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Our Nation’s Birth, Remixed: A Bit of Critical Thought on the Cultural Phenomenon Hamilton: An American Musical 

click to enlarge JOAN MARCUS
  • Joan Marcus
First Avengers: Endgame broke our hearts, then Game of Thrones shocked us to our core, and now San Antonians get to be “in the room where it happens!” The national tour of the Broadway mega-hit and cultural phenomenon Hamilton: An American Musical finally parks itself at the Majestic Theatre for a three-week run in May. At long last, the lucky few who have secured (or dueled for) tickets will get to see what all the fuss is about.

Well, “fuss” might be a bit of an understatement. Hamilton is the most successful musical to come out of New York in years — perhaps ever. It won the 2016 Pulitzer Prize for drama and was nominated for a record 16 Tony Awards, winning 11. The musical and its creator, Lin-Manuel Miranda, have been featured in Time, Rolling Stone, CBS Sunday Morning and 60 Minutes, and were even the subject of a PBS documentary. The cast album nabbed a Grammy Award, shot to No. 3 on the Billboard chart, and became the first musical cast recording to ever reach No. 1 on the Billboard Top Rap Albums Chart.

At first (and even second and third) glance, the subject matter seems unpromising: a biography of America’s first secretary of the treasury, Alexander Hamilton. But what makes this musical unique is not simply the subject matter, but its innovative style. Miranda has chosen to tell the story of America’s past using the music of America today, employing (most conspicuously) hip-hop, R&B, soul and contemporary pop. In addition, the creative team of Miranda and director Thomas Kail have cast actors of color as the key figures in Hamilton’s life, from his wife Eliza and her sisters Angelica and Peggy to the hallowed troika of George Washington, Thomas Jefferson and Aaron Burr. This color-conscious casting allows the musical to become what Miranda calls “a story about America then, told by America now.” These bold choices in casting and composition rocked the musical theater world and created a cultural phenomenon that reaches far beyond Broadway and musical theater lovers.

Moreover, Hamilton’s success has spilled beyond the stage itself. Hamilton has also spawned a book, aptly titled Hamilton: The Revolution, in which Miranda and co-author Jeremy McCarter offer behind-the-scenes details about the process of writing the musical and bringing it to the stage. This affectionately nicknamed “hamiltome” ranked No. 1 among the New York Times best-selling non-fiction books for seven months in a row. There is also Hamilton Mixtape, a best-selling album of covers from the show sung by a wide range of contemporary pop and hip-hop artists from Kelly Clarkson to Chance the Rapper. Obviously fans of musical theater and hip-hop are drawn to the musical, as are history buffs young and old, but the fan base includes people of all class and racial backgrounds, and across the political spectrum. The Obamas were early supporters — and at a 2016 White House event, the former President noted that Hamilton, “is the only thing Dick Cheney and I agree on.”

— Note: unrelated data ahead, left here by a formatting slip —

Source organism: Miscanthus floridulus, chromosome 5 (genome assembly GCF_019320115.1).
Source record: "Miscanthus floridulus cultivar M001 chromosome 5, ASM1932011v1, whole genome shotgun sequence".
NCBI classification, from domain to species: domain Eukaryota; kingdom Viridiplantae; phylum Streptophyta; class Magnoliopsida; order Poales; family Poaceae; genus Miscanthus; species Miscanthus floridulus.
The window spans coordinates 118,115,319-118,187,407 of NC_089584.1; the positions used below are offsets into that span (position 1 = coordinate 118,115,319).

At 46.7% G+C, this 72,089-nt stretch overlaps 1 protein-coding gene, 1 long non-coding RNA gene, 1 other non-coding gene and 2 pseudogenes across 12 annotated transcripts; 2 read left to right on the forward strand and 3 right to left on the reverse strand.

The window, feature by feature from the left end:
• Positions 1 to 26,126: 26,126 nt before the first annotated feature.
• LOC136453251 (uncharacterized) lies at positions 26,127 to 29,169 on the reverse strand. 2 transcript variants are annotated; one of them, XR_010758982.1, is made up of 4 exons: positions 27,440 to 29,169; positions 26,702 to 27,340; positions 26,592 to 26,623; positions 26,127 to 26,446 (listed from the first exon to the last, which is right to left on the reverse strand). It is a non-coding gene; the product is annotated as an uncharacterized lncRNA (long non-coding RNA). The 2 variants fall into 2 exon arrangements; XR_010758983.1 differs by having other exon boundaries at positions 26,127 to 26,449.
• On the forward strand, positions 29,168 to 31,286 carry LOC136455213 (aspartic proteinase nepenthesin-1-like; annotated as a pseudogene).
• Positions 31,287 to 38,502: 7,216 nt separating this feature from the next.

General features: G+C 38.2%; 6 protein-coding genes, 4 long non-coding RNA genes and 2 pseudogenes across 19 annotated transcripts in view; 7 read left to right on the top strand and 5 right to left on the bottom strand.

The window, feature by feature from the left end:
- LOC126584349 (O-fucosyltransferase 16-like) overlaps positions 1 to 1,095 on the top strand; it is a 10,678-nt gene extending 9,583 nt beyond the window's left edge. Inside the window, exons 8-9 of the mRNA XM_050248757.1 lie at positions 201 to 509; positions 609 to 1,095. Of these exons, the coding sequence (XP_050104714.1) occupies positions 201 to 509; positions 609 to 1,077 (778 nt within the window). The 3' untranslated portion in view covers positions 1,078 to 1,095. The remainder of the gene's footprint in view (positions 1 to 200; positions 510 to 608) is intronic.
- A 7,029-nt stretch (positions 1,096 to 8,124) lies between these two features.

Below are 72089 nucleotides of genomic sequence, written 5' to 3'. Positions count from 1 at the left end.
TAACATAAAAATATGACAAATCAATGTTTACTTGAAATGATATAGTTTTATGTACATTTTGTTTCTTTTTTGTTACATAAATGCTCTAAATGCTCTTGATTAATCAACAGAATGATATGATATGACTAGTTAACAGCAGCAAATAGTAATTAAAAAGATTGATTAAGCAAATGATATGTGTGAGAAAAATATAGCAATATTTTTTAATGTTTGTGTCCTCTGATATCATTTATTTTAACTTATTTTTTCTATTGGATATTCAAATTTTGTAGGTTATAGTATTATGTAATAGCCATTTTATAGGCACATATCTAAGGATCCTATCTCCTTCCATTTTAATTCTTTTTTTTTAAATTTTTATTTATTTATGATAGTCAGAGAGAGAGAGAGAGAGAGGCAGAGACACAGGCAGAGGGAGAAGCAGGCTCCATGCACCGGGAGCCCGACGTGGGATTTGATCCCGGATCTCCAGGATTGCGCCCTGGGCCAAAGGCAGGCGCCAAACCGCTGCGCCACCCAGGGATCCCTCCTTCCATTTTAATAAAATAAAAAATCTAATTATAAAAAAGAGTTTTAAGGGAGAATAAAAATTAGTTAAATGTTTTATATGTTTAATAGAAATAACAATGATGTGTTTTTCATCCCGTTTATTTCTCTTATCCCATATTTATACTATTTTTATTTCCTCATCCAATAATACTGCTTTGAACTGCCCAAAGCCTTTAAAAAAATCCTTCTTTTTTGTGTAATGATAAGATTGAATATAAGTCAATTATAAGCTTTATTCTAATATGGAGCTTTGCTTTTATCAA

But why does this particular story speak to such a broad audience? In a nutshell, it couldn’t be more American. Alexander Hamilton, an orphaned immigrant from the West Indies, pulls himself up by his bootstraps and uses his intellect and determination to become George Washington’s treasurer and right-hand man. As a sort of bonus, the musical includes a heart-wrenching love triangle, as well as our nation’s first Beltway sex scandal, leading to Hamilton’s political downfall. Finally the musical’s climax — a spoiler alert for those of you who slept through high school — is a powerful staging of Hamilton’s untimely death in a duel with his nemesis, fellow founding father Aaron Burr. It is a story filled with historical significance and contemporary relevance, made all the more significant and relevant by its multiracial cast.

The response from critics and the bloggerati has been universally positive. Upon Hamilton’s Broadway premiere, Ben Brantley of the New York Times trumpeted, “Yes, it really is that good.” David Cote of Time Out New York declared it “the greatest American musical in decades” while the New York Daily News’ Joe Dziemianowicz argued that with the opening of Hamilton, “Broadway is the coolest place on the planet. And the smartest. And most exhilarating.”

But more recent critical reactions, particularly from the academy, have complicated this appraisal, including reevaluations of some of the aspects initially praised as innovative. A growing number of scholars have written that, despite being fans of the musical, they are sometimes troubled by the production’s color-conscious casting choices, as well as elements of the musical’s plot and character development. While the impact and import of this musical is undeniable, these issues are worth examining for anyone who also considers themselves to be a fan of Hamilton: An American Musical.